Today's running order
Royal Bank of Scotland is expected to be fined this morning for a computer failure in 2012 that left millions of its customers shut out of their accounts for several days. RBS, which is 80 percent-owned by the government, was one of six banks fined a total of two billion pounds last week following an investigation into the rigging of the foreign exchange market.
There are real concerns about deteriorating flood defences in the UK and Britain will make a pledge to the Green Climate Fund at a conference in Berlin today. The Fund's Executive Director is Hela Cheikhrouhou.
Brain tumours kill more people under 40 than any other cancer, but receive less than one percent of cancer research funding. The charity Brain Tumour Research is trying to change that and is launching a new "Centre of Excellence" at Plymouth University's School of Medicine. Our science correspondent Tom Feilden has been to see it.
James Naughtie has visited David Hockney in his California home for an exclusive interview ahead of a new documentary about him out that is out next week.
The American actor and comedian Bill Cosby is under huge public pressure over allegations of sexual assault from a number of women going back thirty years. He's been a much-loved figure on American television for three decades, but the allegations have reduced him to unaccustomed silence. We're joined by the Hollywood journalist Jeanne Wolf.
Northern Ireland's most prominent anti-abortion activist is facing a possible jail sentence after being convicted of harassment. Bernadette Smyth leads the anti-abortion group Precious. We speak to Ann Furedi, chief executive of the British Pregnancy Advisory Service, and Andrea Williams, from the Christian Legal Centre.
David Cameron will allocate £720m to a global “green climate fund” today, risking the wrath of some Conservative MPs and the UK Independence party. Britain will make the offer at a “pledging conference” in Berlin on Thursday. Ukip has campaigned against green energy and Britain’s overseas aid programme, while many Tory MPs share those objections. We speak to Sir Edward Leigh, Conservative MP for Gainsborough, and Ed Davey, Secretary of State for Energy and Climate Change.
When the IT systems at RBS collapsed two years ago, millions of people couldn't get to their bank accounts. The consequence is that RBS, having been fined last week as one of the banks involved in foreign exchange market rigging, is having to pay up. We speak to Tracey McDermott, an executive board member of the financial conduct authority.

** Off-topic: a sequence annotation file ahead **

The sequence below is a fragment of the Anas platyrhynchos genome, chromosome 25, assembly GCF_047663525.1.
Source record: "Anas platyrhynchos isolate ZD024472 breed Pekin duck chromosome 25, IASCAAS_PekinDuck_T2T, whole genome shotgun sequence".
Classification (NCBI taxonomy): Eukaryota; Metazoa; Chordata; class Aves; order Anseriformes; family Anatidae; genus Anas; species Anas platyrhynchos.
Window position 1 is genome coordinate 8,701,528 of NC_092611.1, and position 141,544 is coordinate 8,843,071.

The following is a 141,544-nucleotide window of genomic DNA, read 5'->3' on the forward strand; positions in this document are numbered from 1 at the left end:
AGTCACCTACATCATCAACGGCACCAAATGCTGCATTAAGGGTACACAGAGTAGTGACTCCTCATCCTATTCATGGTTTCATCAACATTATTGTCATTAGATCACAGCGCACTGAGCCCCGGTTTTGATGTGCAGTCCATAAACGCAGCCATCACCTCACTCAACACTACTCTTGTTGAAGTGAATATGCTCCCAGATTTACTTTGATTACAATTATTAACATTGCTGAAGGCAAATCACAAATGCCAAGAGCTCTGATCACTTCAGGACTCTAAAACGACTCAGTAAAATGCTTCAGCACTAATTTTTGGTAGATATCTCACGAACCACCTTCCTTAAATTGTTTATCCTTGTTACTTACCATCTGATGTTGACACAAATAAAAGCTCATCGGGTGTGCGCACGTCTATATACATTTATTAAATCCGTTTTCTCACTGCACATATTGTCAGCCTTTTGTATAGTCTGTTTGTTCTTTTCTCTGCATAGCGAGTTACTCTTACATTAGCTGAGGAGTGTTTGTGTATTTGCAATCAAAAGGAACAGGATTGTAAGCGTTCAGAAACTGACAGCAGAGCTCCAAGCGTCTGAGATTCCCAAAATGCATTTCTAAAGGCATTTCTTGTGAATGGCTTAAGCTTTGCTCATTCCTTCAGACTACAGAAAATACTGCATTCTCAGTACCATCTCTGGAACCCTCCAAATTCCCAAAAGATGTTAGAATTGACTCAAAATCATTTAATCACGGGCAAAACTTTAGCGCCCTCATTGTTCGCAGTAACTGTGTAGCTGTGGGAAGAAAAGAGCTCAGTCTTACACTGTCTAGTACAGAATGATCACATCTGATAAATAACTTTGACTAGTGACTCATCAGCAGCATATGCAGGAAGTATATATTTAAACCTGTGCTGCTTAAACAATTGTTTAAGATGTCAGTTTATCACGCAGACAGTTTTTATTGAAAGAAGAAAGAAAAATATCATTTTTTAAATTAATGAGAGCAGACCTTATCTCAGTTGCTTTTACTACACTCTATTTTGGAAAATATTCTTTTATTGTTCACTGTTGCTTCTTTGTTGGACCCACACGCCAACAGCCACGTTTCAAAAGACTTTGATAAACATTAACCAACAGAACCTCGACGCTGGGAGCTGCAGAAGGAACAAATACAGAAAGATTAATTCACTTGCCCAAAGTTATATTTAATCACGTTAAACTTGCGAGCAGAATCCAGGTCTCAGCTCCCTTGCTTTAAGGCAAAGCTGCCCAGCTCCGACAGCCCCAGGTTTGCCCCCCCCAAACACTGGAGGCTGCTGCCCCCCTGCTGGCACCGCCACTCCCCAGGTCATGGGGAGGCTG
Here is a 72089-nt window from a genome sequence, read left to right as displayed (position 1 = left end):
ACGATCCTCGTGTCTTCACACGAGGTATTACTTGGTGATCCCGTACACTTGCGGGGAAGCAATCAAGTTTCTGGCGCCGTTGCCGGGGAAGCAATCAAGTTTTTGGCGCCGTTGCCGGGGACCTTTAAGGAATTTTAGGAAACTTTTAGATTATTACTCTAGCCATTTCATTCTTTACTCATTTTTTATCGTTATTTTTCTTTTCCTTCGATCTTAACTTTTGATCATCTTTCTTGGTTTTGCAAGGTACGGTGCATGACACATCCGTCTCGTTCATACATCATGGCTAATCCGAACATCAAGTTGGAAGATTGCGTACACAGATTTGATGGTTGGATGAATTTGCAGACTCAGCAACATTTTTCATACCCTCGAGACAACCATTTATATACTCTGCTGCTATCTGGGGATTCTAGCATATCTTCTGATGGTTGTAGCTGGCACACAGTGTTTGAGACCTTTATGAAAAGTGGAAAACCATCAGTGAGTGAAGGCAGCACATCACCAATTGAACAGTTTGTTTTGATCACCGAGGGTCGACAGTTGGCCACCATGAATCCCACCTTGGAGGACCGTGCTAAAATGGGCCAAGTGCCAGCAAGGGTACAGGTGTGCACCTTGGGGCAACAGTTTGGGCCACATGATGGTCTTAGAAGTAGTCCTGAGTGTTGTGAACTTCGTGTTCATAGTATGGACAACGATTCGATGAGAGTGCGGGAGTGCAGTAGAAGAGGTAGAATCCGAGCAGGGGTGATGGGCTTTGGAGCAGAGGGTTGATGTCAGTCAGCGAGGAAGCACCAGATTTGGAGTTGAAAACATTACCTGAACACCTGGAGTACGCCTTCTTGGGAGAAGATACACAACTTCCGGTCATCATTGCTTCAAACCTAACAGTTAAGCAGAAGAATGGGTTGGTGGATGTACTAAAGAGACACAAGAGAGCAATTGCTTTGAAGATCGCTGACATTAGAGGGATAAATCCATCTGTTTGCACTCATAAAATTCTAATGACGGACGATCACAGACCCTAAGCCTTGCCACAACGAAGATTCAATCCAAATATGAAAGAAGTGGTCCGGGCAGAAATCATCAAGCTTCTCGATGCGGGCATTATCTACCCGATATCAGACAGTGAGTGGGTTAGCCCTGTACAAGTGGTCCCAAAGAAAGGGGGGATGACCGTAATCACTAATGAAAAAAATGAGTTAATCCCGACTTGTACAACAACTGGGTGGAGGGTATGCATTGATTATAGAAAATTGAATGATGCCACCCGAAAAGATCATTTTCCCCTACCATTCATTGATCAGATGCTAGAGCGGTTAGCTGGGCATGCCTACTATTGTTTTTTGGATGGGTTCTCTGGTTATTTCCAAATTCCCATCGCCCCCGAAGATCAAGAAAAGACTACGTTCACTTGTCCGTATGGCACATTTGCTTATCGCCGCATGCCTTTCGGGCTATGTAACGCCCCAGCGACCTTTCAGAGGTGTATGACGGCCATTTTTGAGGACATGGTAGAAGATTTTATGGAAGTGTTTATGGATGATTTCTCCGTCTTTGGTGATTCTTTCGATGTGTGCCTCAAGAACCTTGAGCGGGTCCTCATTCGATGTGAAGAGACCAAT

The Italian tenor Andrea Bocelli, a man with the "voice of god", according to one of his musical contemporaries, is the biggest selling artist in the classical world. He is credited with helping to popularise opera, although some purists are rather sniffy over his use of a microphone. Andrea Bocelli is in the UK at the moment and he's been speaking to our reporter Tom Bateman.
Thursday is the day when Mexicans celebrate their revolution of 1910, but this year it's going to be an occasion for mass protest. The reason is the disappearance and probable murder of 43 students seven weeks ago which has brought to a boil public anger at corruption and the power of the drug cartels. Our correspondent Wyre Davies has been speaking to some of the friends and relatives of the missing students.
More than one hundred thousand people in the UK are living with the HIV virus, the data from Public Health England amounts to the highest figure ever reported. New cases are, on the whole, falling, except among gay men where new cases are going up in all age groups. Dr John Frater is a consultant in infectious diseases and associate professor at the University Oxford.
The BBC has revealed its drama plans for the next two years, as it seeks to build on the success of some popular series. The plans include a successor to Waterloo Road, a two part Luther special, a remake of Ronald Harwood's The Dresser, and a dramatisation of Len Deighton's SSGB. Ben Stephenson is commissioner of BBC Drama.
A pub in Cumbria holds a lying competition. We are joined by Charles Maudling and Matt Eley, to see which of them can tell the most convincing lie.
All subject to change.